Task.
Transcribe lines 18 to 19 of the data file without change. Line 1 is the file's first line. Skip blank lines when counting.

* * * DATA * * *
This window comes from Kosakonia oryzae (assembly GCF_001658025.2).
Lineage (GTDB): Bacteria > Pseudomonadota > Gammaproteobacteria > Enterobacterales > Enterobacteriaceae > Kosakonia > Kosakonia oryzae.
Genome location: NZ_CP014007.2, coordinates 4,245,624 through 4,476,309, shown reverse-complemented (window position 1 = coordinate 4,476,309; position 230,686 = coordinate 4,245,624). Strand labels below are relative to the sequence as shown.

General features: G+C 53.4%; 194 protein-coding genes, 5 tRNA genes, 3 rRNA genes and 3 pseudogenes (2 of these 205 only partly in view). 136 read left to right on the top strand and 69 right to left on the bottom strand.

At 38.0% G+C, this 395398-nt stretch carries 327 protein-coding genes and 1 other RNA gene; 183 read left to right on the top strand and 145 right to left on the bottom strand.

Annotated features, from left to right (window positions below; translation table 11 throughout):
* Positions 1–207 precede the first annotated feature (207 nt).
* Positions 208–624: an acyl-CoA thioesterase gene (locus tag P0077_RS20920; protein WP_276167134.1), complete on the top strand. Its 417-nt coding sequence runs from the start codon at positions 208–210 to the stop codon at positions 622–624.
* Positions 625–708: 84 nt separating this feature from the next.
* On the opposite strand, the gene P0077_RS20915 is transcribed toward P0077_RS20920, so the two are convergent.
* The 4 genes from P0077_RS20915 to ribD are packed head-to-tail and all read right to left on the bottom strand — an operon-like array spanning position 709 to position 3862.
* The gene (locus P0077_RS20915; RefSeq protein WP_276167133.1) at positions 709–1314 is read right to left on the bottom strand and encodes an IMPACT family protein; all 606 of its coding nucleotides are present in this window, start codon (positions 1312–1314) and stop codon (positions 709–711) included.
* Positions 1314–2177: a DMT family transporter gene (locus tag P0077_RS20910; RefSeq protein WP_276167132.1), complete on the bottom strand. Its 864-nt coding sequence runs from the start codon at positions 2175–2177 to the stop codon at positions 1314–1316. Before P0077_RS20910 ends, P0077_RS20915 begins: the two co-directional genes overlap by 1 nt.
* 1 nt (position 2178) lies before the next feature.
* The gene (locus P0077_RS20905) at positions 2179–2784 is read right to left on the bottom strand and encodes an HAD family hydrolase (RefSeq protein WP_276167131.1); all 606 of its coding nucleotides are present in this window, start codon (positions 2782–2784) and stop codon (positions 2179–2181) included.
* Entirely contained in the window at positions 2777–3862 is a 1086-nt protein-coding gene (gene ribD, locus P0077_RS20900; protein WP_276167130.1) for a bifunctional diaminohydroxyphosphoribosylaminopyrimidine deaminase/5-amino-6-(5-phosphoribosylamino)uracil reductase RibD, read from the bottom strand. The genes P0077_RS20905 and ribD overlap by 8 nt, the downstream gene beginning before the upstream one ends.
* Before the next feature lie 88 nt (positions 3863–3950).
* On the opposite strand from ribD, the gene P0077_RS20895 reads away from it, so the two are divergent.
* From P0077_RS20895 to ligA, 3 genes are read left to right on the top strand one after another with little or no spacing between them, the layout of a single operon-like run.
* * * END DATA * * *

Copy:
* On the opposite strand from ribD, the gene P0077_RS20895 reads away from it, so the two are divergent.
* From P0077_RS20895 to ligA, 3 genes are read left to right on the top strand one after another with little or no spacing between them, the layout of a single operon-like run.